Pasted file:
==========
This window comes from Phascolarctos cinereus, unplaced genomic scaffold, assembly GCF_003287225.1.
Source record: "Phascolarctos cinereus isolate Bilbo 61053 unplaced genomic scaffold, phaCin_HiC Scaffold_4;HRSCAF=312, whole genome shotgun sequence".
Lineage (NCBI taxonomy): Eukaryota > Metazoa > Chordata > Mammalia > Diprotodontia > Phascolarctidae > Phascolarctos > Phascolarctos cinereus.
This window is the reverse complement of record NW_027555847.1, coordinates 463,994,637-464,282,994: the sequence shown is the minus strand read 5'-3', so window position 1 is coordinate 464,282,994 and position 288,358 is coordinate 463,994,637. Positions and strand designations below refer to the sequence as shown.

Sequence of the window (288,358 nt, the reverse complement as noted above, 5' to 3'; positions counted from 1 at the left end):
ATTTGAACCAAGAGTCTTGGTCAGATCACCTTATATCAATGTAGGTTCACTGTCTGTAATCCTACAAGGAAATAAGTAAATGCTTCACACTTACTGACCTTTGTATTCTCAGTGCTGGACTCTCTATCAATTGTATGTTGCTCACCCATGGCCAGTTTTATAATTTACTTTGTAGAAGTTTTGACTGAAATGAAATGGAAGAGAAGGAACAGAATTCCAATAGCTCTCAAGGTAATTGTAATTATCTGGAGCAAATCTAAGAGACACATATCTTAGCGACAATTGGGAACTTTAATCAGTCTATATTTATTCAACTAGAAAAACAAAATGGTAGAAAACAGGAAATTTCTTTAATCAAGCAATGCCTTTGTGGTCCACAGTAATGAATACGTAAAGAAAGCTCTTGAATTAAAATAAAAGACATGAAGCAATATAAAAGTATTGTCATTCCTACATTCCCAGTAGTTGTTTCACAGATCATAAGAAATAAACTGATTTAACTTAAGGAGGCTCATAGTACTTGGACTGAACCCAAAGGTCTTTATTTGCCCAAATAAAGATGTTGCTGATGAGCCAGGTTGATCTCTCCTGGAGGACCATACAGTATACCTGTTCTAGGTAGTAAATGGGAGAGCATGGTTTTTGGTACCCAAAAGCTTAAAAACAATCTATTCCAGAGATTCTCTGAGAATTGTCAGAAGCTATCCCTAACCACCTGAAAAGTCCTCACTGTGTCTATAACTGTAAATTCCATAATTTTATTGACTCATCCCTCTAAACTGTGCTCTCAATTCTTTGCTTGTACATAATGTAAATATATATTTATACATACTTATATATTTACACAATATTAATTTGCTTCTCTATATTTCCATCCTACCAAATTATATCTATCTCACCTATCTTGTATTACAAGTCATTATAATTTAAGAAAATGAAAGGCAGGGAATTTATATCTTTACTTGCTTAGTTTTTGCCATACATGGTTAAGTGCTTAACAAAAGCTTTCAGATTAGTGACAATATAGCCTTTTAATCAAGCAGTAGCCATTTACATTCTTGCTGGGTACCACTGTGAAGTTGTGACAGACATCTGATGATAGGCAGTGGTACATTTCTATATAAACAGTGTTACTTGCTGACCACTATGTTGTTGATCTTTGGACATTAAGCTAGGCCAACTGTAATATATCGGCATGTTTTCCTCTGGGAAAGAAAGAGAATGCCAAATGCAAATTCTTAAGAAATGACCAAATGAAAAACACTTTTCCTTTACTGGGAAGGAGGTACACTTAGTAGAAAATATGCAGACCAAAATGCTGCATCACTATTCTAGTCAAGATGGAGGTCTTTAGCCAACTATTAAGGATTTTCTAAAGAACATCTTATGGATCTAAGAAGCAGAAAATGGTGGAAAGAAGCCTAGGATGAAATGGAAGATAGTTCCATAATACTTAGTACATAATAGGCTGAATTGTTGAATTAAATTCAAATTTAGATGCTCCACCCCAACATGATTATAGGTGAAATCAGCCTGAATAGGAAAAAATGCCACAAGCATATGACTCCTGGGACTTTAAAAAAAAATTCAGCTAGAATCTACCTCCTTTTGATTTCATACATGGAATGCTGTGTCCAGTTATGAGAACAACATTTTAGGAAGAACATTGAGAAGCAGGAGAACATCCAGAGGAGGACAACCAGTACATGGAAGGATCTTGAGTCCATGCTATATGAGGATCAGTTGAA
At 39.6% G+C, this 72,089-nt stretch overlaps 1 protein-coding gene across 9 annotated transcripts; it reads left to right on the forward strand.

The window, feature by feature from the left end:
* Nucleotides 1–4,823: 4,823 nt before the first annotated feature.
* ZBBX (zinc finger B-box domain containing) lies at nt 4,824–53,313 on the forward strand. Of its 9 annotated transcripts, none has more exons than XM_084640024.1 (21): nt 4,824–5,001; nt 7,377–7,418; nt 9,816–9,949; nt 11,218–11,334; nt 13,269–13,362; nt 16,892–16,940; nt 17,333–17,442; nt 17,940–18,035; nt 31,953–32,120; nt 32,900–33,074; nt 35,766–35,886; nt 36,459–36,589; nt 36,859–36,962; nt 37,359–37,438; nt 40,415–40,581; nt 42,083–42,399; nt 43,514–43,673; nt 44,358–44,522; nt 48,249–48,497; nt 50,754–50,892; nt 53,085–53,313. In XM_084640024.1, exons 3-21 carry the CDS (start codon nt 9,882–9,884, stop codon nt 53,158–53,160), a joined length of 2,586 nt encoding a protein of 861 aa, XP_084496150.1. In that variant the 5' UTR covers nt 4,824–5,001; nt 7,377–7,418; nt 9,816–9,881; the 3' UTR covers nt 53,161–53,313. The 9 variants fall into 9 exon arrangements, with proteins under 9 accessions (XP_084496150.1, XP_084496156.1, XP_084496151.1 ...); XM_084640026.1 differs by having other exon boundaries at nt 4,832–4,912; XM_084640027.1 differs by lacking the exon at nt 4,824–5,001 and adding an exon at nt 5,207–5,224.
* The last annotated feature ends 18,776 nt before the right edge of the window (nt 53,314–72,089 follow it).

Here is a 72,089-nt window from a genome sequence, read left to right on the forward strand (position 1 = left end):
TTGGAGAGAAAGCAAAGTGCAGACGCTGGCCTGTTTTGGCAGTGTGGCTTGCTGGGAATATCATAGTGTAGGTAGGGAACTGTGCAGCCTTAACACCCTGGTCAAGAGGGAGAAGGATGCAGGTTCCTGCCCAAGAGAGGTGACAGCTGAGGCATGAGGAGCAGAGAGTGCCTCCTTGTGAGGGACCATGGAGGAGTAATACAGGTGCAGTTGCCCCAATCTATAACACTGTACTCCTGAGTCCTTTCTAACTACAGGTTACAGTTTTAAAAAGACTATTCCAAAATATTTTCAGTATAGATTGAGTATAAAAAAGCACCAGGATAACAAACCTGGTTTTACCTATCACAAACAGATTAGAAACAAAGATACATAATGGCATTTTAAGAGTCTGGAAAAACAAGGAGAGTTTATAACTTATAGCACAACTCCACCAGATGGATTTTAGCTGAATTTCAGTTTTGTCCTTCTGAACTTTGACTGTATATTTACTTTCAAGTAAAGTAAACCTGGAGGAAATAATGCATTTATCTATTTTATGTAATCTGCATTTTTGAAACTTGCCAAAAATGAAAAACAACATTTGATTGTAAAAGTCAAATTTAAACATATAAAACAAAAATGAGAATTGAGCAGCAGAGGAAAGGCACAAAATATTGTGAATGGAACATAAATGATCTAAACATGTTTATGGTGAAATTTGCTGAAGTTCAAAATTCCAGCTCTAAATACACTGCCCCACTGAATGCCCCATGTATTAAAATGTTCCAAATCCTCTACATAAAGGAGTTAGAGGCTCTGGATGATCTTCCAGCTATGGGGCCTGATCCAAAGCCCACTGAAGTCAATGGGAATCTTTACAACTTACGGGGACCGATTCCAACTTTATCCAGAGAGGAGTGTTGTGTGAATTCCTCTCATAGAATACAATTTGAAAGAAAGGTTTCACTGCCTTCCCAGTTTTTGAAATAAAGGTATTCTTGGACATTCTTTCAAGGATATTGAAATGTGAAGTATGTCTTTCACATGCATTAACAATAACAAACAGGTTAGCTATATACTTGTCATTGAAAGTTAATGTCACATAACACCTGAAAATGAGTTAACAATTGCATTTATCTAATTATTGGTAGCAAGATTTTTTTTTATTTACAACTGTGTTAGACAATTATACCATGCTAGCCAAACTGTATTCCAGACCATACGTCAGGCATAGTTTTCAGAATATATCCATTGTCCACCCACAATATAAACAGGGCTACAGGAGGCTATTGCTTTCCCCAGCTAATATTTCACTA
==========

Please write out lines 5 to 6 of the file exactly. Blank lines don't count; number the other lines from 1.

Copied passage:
Sequence of the window (288,358 nt, the reverse complement as noted above, 5' to 3'; positions counted from 1 at the left end):
ATTTGAACCAAGAGTCTTGGTCAGATCACCTTATATCAATGTAGGTTCACTGTCTGTAATCCTACAAGGAAATAAGTAAATGCTTCACACTTACTGACCTTTGTATTCTCAGTGCTGGACTCTCTATCAATTGTATGTTGCTCACCCATGGCCAGTTTTATAATTTACTTTGTAGAAGTTTTGACTGAAATGAAATGGAAGAGAAGGAACAGAATTCCAATAGCTCTCAAGGTAATTGTAATTATCTGGAGCAAATCTAAGAGACACATATCTTAGCGACAATTGGGAACTTTAATCAGTCTATATTTATTCAACTAGAAAAACAAAATGGTAGAAAACAGGAAATTTCTTTAATCAAGCAATGCCTTTGTGGTCCACAGTAATGAATACGTAAAGAAAGCTCTTGAATTAAAATAAAAGACATGAAGCAATATAAAAGTATTGTCATTCCTACATTCCCAGTAGTTGTTTCACAGATCATAAGAAATAAACTGATTTAACTTAAGGAGGCTCATAGTACTTGGACTGAACCCAAAGGTCTTTATTTGCCCAAATAAAGATGTTGCTGATGAGCCAGGTTGATCTCTCCTGGAGGACCATACAGTATACCTGTTCTAGGTAGTAAATGGGAGAGCATGGTTTTTGGTACCCAAAAGCTTAAAAACAATCTATTCCAGAGATTCTCTGAGAATTGTCAGAAGCTATCCCTAACCACCTGAAAAGTCCTCACTGTGTCTATAACTGTAAATTCCATAATTTTATTGACTCATCCCTCTAAACTGTGCTCTCAATTCTTTGCTTGTACATAATGTAAATATATATTTATACATACTTATATATTTACACAATATTAATTTGCTTCTCTATATTTCCATCCTACCAAATTATATCTATCTCACCTATCTTGTATTACAAGTCATTATAATTTAAGAAAATGAAAGGCAGGGAATTTATATCTTTACTTGCTTAGTTTTTGCCATACATGGTTAAGTGCTTAACAAAAGCTTTCAGATTAGTGACAATATAGCCTTTTAATCAAGCAGTAGCCATTTACATTCTTGCTGGGTACCACTGTGAAGTTGTGACAGACATCTGATGATAGGCAGTGGTACATTTCTATATAAACAGTGTTACTTGCTGACCACTATGTTGTTGATCTTTGGACATTAAGCTAGGCCAACTGTAATATATCGGCATGTTTTCCTCTGGGAAAGAAAGAGAATGCCAAATGCAAATTCTTAAGAAATGACCAAATGAAAAACACTTTTCCTTTACTGGGAAGGAGGTACACTTAGTAGAAAATATGCAGACCAAAATGCTGCATCACTATTCTAGTCAAGATGGAGGTCTTTAGCCAACTATTAAGGATTTTCTAAAGAACATCTTATGGATCTAAGAAGCAGAAAATGGTGGAAAGAAGCCTAGGATGAAATGGAAGATAGTTCCATAATACTTAGTACATAATAGGCTGAATTGTTGAATTAAATTCAAATTTAGATGCTCCACCCCAACATGATTATAGGTGAAATCAGCCTGAATAGGAAAAAATGCCACAAGCATATGACTCCTGGGACTTTAAAAAAAAATTCAGCTAGAATCTACCTCCTTTTGATTTCATACATGGAATGCTGTGTCCAGTTATGAGAACAACATTTTAGGAAGAACATTGAGAAGCAGGAGAACATCCAGAGGAGGACAACCAGTACATGGAAGGATCTTGAGTCCATGCTATATGAGGATCAGTTGAA